Antioch College to present farm vision
- Published: May 8, 2014
Antioch College will lay out its long-term vision for a 36-acre property on the south end of campus known as the “golf course” at a public meeting next week.
In what Antioch leaders called a project central to the college’s mission to demonstrate sustainable ways of living, the college plans to use the land this year for growing vegetables, grazing meat animals, planting a food forest and constructing a five-acre solar photovoltaic array.
Within five years Antioch hopes to dig a second geothermal well field, pasture more —and larger—animals and designate public paths through and around the property, which will be largely fenced off.
Antioch presents its South Campus Master Plan at 7 p.m. Wednesday, May 7, in the John Bryan Community Center gymnasium.
According to Andi Adkins, Antioch’s vice president of administration and finance, the college organized the community meeting so it could share its plans with both concerned neighbors and supporters of its sustainability initiatives.
“There are people who don’t understand our plan and have misgivings, so we want to answer those questions,” Adkins said. “But we also want to celebrate with our supporters — those who are into sustainable farming and teaching kids how to farm and feed the world sustainably.”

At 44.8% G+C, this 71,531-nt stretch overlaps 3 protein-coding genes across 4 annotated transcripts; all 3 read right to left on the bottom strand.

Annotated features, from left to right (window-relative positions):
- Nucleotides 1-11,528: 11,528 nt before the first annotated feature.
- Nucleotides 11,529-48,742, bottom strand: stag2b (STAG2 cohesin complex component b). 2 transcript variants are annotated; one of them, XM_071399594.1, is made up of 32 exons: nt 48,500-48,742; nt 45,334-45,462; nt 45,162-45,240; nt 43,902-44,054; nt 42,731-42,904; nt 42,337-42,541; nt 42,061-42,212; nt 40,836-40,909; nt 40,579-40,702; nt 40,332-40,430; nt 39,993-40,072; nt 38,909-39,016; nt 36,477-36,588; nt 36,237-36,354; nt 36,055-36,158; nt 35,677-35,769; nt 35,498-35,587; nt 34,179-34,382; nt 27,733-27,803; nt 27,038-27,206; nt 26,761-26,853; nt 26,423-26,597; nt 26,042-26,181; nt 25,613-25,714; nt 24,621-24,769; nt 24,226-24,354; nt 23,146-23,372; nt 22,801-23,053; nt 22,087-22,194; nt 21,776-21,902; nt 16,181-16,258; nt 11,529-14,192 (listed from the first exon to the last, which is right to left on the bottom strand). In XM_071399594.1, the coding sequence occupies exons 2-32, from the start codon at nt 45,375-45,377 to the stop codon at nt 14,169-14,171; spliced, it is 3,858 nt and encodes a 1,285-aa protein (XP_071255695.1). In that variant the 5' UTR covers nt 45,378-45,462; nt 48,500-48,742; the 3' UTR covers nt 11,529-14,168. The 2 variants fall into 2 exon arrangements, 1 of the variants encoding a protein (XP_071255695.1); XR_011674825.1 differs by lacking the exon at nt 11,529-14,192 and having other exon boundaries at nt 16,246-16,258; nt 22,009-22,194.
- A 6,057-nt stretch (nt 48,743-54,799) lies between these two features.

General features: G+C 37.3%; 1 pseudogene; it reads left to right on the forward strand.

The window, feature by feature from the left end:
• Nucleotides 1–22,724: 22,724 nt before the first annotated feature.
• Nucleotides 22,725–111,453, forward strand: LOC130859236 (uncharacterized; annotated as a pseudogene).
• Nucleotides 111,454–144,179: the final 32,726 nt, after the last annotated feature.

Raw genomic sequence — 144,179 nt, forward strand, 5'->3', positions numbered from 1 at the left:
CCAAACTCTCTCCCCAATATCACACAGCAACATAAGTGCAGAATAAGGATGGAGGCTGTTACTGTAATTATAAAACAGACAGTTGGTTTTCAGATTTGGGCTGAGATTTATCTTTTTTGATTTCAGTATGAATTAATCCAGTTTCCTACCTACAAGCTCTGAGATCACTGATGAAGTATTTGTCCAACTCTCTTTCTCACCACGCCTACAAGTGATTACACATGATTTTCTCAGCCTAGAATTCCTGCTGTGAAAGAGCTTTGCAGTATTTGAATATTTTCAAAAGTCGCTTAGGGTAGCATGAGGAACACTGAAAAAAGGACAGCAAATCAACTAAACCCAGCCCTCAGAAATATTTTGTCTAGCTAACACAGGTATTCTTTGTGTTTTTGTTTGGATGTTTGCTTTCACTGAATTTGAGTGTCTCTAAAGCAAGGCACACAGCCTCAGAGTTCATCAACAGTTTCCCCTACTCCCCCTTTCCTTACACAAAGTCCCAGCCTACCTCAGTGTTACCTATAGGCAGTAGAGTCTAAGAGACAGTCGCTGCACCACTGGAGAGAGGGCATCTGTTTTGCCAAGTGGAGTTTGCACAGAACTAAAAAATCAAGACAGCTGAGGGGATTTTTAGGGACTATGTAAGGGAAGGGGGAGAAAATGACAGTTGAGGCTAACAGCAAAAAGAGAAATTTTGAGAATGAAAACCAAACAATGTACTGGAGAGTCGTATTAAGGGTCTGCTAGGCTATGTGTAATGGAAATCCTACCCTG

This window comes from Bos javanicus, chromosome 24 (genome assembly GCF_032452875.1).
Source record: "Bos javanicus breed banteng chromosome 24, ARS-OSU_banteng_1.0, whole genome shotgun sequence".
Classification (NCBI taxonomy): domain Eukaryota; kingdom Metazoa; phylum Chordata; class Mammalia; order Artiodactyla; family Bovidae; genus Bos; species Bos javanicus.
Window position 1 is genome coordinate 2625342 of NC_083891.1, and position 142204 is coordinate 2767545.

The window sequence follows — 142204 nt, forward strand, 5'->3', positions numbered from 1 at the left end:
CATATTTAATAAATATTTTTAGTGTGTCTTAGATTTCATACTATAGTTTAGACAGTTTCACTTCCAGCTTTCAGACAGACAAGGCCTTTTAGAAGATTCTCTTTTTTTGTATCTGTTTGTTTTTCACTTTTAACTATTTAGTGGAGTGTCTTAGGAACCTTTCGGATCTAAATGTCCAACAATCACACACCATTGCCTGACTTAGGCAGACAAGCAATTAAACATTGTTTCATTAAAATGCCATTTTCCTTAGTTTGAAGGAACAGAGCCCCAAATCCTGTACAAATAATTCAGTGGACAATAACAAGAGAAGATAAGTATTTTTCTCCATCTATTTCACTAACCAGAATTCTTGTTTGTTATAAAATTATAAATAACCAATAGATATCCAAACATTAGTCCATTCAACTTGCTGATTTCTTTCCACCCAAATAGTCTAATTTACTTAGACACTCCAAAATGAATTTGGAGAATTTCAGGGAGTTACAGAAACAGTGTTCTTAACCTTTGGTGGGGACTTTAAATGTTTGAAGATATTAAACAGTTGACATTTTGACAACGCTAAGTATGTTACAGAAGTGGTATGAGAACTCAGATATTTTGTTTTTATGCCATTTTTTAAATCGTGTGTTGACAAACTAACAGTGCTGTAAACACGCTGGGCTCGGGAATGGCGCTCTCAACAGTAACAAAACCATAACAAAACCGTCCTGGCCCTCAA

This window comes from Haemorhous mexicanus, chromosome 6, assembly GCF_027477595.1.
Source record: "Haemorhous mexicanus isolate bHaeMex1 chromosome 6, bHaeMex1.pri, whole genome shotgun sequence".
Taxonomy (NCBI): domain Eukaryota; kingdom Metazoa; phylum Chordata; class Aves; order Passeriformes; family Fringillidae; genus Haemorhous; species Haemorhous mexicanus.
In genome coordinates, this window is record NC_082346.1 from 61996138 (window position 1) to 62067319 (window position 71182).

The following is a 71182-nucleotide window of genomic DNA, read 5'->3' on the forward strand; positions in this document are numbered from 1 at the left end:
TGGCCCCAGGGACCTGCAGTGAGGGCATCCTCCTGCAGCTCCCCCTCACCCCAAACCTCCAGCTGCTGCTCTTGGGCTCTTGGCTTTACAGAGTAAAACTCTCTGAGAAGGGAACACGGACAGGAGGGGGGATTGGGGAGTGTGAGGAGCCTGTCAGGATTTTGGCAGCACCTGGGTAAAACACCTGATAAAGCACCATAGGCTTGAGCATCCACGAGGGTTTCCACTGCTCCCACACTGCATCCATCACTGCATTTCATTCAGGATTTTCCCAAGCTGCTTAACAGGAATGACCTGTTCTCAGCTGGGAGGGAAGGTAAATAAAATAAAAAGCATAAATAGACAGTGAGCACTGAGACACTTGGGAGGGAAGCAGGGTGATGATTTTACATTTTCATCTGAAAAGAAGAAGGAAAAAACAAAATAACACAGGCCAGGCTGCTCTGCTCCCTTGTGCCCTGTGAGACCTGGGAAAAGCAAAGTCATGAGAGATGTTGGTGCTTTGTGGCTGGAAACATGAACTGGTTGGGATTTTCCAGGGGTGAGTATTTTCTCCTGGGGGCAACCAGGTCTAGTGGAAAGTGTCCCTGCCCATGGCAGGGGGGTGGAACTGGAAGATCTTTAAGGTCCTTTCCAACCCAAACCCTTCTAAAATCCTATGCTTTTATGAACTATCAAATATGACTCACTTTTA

Since the college first made public its plans to expand its farm at a Village Council meeting last August, a group of about 35 to 40 villagers, mostly the farm’s immediate neighbors, have organized in opposition, saying that the “golf course” has been valuable open space since 1930.
Specifically, the group, Yellow Springs Open Space Coalition, disapproves of the college’s plan to fence off most of the property, making it inaccessible to villagers, site an “industrial-looking” solar array there and pasture large ruminants like cows and pigs, according to Mike Kelly of the coalition. Neighbors also contend that the college has not changed its plans to accommodate their concerns, even though they are now part of an Antioch Golf Course Committee.
“People won’t be able to walk their dogs through the golf course, fly kites, throw a Frisbee, camp or continue all the uses that we have had there for more than 80 years,” Kelly said, adding, “I don’t think the college is listening. I don’t think there’s give-and-take.”
Kelly said deed restrictions that limit zoning changes on the “golf course” property demonstrate a long-held Village desire that the land be kept as community open space. When Antioch University sold the “golf course” to the Village in 1981 while under some financial stress, the Village agreed to keep the land as open space. Later, when Antioch repurchased the property in 1991, Antioch agreed to comply with the current provisions of E-1 educational zoning and to not seek a zoning change that would allow commercial or private residential uses on the site.
“What we take from those deeds is that they represent the history of the golf course as community open space, and a philosophy held by the Village and college,” Kelly said.